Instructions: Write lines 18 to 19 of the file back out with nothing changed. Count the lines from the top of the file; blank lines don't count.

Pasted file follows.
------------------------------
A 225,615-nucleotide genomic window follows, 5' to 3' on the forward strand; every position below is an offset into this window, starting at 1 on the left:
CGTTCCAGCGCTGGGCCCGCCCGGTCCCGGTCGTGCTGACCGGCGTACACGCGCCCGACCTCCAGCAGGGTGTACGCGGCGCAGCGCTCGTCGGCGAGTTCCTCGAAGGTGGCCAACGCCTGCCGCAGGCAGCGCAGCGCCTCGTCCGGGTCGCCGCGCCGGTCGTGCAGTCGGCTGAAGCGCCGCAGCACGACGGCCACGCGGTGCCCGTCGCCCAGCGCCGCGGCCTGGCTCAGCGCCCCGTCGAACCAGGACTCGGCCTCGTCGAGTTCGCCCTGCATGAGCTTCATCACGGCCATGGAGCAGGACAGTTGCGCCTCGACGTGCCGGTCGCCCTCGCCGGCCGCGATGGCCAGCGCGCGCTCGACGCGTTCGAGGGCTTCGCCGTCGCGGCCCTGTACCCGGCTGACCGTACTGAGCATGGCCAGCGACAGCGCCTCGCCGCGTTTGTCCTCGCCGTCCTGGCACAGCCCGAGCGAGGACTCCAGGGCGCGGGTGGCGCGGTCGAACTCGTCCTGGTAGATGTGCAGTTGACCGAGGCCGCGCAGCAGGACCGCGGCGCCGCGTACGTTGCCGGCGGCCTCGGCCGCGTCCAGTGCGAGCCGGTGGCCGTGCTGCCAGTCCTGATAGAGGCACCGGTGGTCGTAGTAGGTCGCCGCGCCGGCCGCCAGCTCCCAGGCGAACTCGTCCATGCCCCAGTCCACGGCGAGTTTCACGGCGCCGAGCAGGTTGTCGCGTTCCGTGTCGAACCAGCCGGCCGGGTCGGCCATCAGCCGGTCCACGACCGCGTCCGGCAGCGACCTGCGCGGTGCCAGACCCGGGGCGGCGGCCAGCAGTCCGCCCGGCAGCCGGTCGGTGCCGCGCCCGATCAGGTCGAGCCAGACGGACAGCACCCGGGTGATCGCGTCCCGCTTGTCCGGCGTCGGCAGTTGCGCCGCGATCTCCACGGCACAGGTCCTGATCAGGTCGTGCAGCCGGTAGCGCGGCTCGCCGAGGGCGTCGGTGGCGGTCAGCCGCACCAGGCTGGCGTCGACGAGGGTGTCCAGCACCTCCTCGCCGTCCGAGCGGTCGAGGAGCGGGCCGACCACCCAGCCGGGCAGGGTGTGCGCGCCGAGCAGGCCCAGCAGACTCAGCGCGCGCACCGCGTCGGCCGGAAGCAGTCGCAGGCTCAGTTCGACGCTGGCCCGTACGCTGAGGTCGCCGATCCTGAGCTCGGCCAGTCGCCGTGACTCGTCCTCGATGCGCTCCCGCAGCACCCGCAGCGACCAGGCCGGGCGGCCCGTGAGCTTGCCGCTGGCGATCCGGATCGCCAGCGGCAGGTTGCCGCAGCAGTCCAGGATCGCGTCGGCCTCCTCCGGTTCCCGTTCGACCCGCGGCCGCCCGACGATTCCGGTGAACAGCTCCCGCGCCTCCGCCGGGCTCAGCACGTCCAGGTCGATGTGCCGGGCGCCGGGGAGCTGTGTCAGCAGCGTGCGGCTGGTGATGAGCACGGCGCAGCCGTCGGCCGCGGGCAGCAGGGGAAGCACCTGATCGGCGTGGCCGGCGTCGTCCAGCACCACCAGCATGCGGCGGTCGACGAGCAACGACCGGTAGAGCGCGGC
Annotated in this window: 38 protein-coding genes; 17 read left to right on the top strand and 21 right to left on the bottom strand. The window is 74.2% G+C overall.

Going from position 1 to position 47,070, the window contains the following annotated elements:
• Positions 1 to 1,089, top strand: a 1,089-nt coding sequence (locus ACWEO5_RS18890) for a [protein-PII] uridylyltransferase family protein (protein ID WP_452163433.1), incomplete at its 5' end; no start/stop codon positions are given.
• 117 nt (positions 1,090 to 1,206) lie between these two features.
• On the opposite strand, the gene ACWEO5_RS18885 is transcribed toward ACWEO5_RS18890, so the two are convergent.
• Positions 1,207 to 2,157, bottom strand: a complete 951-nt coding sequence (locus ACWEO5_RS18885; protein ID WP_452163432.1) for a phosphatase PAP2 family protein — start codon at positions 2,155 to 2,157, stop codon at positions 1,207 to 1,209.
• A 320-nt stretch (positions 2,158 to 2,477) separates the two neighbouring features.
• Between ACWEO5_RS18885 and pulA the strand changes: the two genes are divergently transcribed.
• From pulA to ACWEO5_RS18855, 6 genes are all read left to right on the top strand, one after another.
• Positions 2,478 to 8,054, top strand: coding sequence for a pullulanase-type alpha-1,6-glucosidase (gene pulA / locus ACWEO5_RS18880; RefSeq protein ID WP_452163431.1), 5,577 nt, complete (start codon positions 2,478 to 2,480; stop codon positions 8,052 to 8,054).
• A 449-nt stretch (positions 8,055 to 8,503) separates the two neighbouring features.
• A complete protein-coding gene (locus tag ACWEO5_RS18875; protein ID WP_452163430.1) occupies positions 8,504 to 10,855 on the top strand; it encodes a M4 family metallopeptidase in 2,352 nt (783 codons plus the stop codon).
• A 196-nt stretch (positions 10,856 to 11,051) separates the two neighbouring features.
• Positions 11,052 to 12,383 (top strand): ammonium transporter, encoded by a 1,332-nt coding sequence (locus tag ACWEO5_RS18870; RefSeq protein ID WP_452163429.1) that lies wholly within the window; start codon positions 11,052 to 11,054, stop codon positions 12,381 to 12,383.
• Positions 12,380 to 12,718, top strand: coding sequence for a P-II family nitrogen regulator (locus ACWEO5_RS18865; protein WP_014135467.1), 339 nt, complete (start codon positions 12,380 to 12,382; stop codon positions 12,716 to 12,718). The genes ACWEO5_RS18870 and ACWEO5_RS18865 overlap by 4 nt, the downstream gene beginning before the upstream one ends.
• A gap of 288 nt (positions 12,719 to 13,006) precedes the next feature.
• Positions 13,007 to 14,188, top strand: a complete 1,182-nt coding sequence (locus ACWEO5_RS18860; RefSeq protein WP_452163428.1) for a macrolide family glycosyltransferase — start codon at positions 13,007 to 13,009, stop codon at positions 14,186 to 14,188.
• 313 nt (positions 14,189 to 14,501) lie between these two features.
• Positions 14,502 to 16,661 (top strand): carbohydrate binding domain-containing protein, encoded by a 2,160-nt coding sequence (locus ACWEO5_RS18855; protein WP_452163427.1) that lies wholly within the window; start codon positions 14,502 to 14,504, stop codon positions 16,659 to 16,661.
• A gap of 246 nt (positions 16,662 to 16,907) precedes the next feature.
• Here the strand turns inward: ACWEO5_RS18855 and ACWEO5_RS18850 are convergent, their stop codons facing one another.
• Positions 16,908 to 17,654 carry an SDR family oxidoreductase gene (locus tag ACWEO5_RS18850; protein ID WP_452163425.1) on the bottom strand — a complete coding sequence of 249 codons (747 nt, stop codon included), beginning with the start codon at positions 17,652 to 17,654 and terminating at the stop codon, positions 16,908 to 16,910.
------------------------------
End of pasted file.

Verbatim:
• A gap of 288 nt (positions 12,719 to 13,006) precedes the next feature.
• Positions 13,007 to 14,188, top strand: a complete 1,182-nt coding sequence (locus ACWEO5_RS18860; RefSeq protein WP_452163428.1) for a macrolide family glycosyltransferase — start codon at positions 13,007 to 13,009, stop codon at positions 14,186 to 14,188.